For instance, Fiver's vision of Sandleford warren consists of him being able to move around the warren while seeing escaping rabbits frozen in time before eventually coming across excavators destroying the warren. Likewise, his vision regarding the raid on Nuthanger Farm involves a lot of imagery involving ropes, a shotgun, and a pool of blood formed by a bleeding rabbit in a storm drain (Hazel)
When Captain Holly attempts to arrest the rabbits, Fiver begs him to understand that there is a bad danger coming to the warren, before Bigwig comes and scares him off. However, they have to move quickly, as Holly had merely run off to gather the entire Owsla to take down the rabbits. Coming across a river, Fiver insists on immediately crossing it despite being him and Bluebell being worn out. Luckily, Blackberry comes up with the idea to get on a trash can lid to float away on and they successfully escape the Owsla.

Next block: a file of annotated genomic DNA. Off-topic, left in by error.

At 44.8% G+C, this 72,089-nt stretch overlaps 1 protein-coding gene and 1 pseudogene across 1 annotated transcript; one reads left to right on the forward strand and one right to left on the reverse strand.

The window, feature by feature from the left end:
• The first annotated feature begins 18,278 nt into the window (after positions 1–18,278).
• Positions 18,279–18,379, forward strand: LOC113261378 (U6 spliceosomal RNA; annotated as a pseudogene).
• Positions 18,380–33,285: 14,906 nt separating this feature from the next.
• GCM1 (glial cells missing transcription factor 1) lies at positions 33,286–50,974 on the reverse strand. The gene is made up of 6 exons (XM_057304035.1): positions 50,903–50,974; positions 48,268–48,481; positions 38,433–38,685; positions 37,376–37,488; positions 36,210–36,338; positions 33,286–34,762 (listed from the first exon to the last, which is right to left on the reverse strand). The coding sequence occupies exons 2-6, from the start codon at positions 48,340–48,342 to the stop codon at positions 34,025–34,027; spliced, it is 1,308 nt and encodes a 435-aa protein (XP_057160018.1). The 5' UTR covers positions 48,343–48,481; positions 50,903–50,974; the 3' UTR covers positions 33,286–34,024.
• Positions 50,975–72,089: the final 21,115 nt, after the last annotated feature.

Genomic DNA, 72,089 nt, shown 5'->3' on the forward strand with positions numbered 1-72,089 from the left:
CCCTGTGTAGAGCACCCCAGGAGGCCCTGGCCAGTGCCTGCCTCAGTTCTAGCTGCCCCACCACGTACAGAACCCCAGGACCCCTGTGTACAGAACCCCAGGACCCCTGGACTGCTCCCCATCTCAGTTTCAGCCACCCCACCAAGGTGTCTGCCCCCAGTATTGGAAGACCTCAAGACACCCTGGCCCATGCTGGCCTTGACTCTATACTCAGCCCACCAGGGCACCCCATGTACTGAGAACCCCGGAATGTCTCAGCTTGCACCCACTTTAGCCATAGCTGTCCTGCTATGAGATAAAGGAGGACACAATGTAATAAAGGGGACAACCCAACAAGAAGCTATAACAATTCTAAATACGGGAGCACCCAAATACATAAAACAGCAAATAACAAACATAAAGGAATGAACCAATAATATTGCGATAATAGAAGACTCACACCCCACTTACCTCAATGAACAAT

During the journey, Fiver becomes aware of the fact that the other rabbits consider him strange and don't really believe in his vision. While traveling in the rain, Fiver notices Watership Down in the distance and declares the hill to be their future home. However, Bigwig refuses to believe that the Down will be their ideal home as they are only going there on a simple feeling, and he stops to dig a scrap to stay in. All the others, bar Hazel and Fiver, go to help him. The next morning, Fiver listens as Hazel confides in him his doubts on being a leader, believing that could never make a good leader because he doesn't have any special abilities like most of the other rabbits. Fiver attempts to reassure Hazel by pointing out how nobody has died thus far under Hazel's command, considering it a miracle. However, Hazel credits their survival as simple blind luck. Suddenly, a purplish-red rabbit named Cowslip sees the predicament the rabbits are in, and invites them to his warren. This arouses Fiver's suspicion since it doesn't make sense to invite complete strangers into the warren. Fiver doesn't trust Cowslip and tells the group that he has a feeling that they should have nothing to do with him or his warren continue on to the down. But everyone, even Hazel, chooses to check out the Cowslip's warren.